Reply
  5. 649, IMO anyone with heavy muni exposure is heavy in something with a risk that not yet known but of course I could be wrong. I would ask you do you know what your exposure is to Cali or any of the other deficit states? If things it the fan how will you be impacted? Is that enough for you to care?

    7:07, right here right now i believe the corporate risk is much more quantifiable. I would note the the cash flow (and the cash position too for that matter) of the health care company whose shortish term note I bought exceeds the debt outstanding.

    Cashflow>Total Debt Outstanding

    A chicken’s way in if you ask me but “fortunately I keep my feathers numbered for just such an emergency.”

    Reply
  6. Roger – I agree completely in the muni space, mostly due to budget issues and problems…but does this logic translate into the corporate debt space as well since they are showing higher historical ylds?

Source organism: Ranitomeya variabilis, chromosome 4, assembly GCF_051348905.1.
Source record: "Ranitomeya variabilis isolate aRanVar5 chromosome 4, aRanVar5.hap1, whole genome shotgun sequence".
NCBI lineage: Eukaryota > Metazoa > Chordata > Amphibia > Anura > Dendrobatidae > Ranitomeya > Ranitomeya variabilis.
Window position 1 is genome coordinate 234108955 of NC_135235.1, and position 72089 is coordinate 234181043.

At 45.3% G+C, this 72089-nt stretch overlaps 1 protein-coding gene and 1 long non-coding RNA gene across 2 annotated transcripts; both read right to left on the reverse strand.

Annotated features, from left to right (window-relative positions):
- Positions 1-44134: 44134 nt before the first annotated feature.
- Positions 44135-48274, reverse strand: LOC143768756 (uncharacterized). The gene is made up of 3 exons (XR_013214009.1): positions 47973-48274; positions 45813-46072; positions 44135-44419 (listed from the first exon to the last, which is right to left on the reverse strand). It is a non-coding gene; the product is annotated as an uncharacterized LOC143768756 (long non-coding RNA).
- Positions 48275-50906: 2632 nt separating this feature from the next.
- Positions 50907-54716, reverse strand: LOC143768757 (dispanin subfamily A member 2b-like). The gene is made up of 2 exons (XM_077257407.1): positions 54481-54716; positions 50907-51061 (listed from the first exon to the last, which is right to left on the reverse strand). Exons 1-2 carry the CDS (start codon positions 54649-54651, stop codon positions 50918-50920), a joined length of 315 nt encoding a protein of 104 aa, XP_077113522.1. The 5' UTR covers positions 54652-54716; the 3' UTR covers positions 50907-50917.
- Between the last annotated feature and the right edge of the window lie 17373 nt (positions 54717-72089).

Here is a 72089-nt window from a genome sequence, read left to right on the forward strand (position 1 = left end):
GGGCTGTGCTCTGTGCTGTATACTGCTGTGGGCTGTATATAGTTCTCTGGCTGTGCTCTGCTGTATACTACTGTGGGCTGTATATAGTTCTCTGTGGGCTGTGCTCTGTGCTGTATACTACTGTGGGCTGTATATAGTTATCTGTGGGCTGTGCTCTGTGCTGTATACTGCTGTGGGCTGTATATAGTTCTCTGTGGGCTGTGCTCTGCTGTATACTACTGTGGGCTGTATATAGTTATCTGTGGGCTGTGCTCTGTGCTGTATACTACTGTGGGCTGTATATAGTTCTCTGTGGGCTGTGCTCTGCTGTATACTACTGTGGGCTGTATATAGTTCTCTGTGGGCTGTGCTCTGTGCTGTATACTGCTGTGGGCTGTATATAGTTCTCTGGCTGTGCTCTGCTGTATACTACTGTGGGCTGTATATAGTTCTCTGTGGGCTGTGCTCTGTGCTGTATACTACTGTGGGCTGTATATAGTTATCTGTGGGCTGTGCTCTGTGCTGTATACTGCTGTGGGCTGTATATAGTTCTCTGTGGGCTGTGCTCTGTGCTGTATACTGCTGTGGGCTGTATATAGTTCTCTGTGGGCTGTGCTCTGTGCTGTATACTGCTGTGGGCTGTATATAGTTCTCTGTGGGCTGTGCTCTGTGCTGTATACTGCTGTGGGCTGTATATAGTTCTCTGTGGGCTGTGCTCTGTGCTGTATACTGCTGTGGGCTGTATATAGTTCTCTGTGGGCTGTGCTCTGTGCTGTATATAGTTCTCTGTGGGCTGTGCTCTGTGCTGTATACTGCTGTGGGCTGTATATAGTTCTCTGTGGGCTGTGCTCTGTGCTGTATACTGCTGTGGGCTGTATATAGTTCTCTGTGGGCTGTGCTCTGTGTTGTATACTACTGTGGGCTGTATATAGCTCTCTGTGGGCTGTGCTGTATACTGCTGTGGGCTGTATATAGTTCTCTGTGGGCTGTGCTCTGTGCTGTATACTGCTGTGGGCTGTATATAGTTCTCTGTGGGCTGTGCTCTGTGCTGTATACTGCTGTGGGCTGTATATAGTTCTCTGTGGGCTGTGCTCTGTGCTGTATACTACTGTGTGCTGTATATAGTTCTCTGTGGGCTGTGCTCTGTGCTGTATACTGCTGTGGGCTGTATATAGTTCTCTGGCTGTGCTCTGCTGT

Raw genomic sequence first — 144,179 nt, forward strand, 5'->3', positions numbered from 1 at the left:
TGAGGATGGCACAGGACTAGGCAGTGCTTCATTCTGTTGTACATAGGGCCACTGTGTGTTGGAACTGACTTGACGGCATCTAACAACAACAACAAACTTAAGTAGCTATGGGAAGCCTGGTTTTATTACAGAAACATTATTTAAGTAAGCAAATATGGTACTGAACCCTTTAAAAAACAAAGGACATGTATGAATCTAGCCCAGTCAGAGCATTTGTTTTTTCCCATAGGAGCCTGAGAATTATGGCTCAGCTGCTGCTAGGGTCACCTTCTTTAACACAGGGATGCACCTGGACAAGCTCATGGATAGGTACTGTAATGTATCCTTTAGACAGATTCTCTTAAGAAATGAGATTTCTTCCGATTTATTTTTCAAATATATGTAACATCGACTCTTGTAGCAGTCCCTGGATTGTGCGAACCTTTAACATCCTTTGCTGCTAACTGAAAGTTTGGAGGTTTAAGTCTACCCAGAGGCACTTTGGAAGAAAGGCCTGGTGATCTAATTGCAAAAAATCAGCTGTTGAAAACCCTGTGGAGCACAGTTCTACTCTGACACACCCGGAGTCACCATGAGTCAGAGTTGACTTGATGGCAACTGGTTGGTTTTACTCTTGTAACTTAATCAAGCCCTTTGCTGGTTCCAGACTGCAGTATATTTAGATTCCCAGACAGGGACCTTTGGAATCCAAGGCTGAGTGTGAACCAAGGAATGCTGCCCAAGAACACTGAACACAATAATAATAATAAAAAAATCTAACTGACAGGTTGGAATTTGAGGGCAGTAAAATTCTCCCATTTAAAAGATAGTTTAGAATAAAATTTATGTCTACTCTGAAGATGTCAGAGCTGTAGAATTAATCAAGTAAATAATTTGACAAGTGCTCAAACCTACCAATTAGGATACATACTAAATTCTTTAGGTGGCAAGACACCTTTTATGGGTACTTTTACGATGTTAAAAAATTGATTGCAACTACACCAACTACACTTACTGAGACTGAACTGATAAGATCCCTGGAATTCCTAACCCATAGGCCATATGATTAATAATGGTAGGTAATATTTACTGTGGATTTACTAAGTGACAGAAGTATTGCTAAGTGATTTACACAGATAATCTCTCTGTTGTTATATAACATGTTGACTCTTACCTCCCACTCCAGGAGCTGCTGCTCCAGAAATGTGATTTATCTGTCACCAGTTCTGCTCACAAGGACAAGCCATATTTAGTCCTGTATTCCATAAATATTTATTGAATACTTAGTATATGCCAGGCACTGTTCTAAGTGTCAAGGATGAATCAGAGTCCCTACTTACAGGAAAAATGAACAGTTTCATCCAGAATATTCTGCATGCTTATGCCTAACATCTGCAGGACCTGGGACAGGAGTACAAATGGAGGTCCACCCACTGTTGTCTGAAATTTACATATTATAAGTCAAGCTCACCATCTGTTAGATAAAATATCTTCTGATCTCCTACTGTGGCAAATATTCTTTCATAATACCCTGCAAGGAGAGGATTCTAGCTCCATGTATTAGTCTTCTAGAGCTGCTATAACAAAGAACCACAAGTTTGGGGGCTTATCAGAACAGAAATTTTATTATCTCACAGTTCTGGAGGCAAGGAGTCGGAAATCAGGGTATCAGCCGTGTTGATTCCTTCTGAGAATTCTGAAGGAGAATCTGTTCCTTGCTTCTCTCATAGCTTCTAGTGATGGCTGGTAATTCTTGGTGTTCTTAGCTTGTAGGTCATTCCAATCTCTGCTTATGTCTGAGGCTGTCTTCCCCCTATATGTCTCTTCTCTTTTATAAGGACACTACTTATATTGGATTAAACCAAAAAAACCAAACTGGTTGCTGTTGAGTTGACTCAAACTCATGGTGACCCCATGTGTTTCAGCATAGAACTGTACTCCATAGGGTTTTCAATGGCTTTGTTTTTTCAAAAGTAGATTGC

Reply
  7. the spreads are wider than normal yes which implies more risk than normal but wider spread, in my mind is different than the flip flop currently in the muni /treas market. It is a little easier to look forward in the corporate market than the muni market, at least for me right now WRT investment grade.

    Reply
  8. I only invest in State of ____ (any state) General Obligation Bonds. The day ANY state defaults on its GO bonds, we will have a lot more to worry about than credit worthiness and repayment.

    RW

    Reply
  9. If you want to anticipate 2009 developments I would look to the Fed or Treasury buying US equities and corporate bonds to help stabilize the markets.

    I am not saying it is the right thing to do. I am saying they will feel forced to try it anyway among a lot of other stupid government programs.

    Reply
  10. To follow up on a previous note on Jim Jubak…